The Meaning of the Great Mosque of Cordoba in the Tenth Century

The Meaning of the Great Mosque of Cordoba in the Tenth Century

By Nuha N. N. Khoury

Muqarnas, Vol. 13 (1996)

Introduction:┬áThe Great Mosque of Cordoba is universally recognized as one of the most singular monuments of medieval architecture. Celebrated for its harmony, balance, dramatic use of light and decoration, and its overall unity and aesthetic sensitivity, the monument belongs to an established functional type, the hypostyle mosque, but amounts to more than a mere variant of this type. Its amalgamation of old, reused, and original architectural elements in new inventive combinations, its system of double tiered arcades with superimposed horseshoe arches supported by slender pilasters on marble columns, and the originality of its overall compositional effect are all factors that enhance its value to the history of western Islamic architecture in particular and Mediterranean architecture in general. The mosque’s architectural importance is matched by its historical significance. As the premier monument of al-Andalus, the Cordoba mosque embodies the history of the Iberian peninsula from its Islamic takeover in 711 through successive stages of Umayyad and post-Umayyad dominion and beyond. Following the fall of Cordoba in 1236, the mosque was preserved as the repository of Castillian Spain’s signs of victory, and became a source of aesthetic and architectural inspiration that was eventually transported to the New World. In Islamic medieval writings of the same era and later, the Great Mosque of Cordoba was transformed from an Umayyad monument into the primary cultural and religious relic of al-Andalus, an Islamic land lost to Islam. While the mosque’s Muslim historians made it the concrete visual representation of a distinct creative culture, its geo-political position in the history of medieval Spain made it the symbol of a national personality forged out of the interaction of two at times ideologically opposed worlds.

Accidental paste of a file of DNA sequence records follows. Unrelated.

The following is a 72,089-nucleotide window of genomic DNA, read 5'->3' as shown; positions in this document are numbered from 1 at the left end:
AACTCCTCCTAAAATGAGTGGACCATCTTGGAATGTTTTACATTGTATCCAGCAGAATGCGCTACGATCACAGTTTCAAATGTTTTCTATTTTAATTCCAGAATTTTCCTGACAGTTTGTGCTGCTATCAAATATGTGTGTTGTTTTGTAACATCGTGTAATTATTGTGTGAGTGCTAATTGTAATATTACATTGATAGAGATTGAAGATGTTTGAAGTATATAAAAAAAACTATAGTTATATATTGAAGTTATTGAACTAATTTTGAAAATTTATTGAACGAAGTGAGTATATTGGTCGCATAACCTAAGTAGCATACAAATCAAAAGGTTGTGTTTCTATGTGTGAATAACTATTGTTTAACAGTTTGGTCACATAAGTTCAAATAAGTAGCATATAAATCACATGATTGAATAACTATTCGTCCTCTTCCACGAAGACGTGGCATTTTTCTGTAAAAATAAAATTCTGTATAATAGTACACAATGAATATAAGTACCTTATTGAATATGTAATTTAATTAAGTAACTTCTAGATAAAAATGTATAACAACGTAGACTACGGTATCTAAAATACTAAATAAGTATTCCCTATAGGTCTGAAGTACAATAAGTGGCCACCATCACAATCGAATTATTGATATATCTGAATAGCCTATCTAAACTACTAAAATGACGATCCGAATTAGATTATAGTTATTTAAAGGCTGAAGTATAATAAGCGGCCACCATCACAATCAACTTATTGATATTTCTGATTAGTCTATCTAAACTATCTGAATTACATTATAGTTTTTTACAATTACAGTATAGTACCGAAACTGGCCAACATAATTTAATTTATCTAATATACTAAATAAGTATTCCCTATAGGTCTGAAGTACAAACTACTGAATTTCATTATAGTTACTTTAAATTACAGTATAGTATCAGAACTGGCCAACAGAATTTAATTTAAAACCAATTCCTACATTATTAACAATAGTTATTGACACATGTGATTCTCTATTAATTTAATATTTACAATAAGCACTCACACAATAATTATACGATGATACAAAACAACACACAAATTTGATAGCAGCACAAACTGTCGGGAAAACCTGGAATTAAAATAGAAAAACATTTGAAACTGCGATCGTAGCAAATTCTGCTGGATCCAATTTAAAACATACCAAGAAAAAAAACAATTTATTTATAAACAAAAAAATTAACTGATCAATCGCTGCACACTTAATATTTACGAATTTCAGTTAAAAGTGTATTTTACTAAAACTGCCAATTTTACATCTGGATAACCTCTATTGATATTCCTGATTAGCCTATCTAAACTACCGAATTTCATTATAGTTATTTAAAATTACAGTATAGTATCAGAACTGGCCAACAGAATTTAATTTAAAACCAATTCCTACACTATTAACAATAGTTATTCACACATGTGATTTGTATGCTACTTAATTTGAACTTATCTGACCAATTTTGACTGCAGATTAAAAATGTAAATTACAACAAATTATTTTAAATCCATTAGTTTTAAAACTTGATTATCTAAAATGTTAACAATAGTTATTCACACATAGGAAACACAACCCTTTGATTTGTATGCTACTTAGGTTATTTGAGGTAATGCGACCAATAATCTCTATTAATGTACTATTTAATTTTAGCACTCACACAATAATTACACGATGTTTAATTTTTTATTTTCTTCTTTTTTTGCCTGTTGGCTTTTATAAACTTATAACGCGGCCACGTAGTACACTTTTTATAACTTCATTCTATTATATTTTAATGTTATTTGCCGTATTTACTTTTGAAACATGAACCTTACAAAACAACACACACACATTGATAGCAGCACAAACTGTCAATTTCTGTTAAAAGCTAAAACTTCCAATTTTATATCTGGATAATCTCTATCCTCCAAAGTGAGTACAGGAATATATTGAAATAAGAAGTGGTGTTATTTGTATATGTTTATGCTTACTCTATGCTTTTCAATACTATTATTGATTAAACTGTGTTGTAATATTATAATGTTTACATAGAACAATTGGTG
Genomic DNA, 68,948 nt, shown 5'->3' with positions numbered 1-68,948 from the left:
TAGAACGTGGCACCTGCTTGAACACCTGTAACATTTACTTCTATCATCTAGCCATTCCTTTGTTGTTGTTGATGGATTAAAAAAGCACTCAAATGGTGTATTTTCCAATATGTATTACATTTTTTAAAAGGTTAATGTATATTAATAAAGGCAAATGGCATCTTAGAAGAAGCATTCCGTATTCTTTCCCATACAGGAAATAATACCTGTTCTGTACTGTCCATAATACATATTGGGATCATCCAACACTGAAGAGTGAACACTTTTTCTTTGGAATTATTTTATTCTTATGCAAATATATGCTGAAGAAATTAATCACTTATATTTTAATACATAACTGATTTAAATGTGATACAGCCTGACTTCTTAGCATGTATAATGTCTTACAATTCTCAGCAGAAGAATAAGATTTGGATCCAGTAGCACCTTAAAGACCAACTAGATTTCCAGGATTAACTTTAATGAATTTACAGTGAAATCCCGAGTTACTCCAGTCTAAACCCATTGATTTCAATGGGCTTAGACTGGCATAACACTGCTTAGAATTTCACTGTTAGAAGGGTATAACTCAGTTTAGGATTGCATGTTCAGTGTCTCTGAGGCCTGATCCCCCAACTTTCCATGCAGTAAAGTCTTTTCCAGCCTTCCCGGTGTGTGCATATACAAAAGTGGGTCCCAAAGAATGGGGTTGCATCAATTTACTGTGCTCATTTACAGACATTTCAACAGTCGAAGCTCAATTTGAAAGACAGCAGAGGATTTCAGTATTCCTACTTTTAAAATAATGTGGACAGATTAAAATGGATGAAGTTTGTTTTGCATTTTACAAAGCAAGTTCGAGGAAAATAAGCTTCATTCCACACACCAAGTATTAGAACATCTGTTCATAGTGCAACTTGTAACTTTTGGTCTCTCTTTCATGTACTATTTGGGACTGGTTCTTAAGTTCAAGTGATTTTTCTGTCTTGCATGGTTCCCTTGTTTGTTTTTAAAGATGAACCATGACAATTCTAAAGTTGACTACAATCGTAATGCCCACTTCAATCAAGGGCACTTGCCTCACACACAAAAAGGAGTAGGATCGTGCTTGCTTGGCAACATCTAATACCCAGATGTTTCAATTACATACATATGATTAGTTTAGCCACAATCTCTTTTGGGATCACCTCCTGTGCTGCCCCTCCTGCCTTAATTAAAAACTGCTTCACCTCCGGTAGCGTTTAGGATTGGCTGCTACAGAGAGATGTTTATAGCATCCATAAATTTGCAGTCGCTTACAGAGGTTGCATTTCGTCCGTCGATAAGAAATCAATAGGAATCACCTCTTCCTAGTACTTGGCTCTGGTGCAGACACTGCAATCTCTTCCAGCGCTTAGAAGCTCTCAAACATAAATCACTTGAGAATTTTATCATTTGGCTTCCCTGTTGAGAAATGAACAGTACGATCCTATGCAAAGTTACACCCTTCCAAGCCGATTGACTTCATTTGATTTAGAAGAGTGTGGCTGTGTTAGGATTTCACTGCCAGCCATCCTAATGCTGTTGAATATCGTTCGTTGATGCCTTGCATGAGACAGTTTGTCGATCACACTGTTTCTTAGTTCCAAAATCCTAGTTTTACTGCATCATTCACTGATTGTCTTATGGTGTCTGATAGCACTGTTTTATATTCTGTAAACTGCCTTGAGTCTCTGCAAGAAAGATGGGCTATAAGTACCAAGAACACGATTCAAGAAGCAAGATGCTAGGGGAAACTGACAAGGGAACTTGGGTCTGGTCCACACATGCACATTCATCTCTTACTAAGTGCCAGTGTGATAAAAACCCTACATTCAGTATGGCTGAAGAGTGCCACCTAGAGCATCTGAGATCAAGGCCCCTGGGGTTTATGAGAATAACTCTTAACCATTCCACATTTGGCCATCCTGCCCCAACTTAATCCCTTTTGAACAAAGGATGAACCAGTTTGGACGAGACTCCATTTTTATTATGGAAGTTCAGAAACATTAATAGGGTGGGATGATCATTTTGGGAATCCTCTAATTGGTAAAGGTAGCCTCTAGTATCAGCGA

A similar plurality of identity informs the Cordoba mosque’s creative and material culture. As the primary artifact of an Umayyad dynasty that had fled from Syria to Spain in 756, the monument belongs to at least two architectural and cultural traditions, and its architectural vocabulary at once points to local Spanish and Syrian Umayyad sources. The totality of its final composition, however, is morphologically and aesthetically distinct: a unique reformulation of preexisting architectural details (horseshoe arches, double-tiered arcades, alternating stone and brick voussoirs) within a novel arrangement of universal forms (hypostyle halls, axial naves, domed spaces). The Cordoba mosque can therefore be situated at different junctures within a larger architectural history. Its connections to the past make it the culmination of an older Umayyad tradition, while its particular creative location in al-Andalus makes it the point of inception for a new tradition with different subsequent histories in Spain and North Africa.

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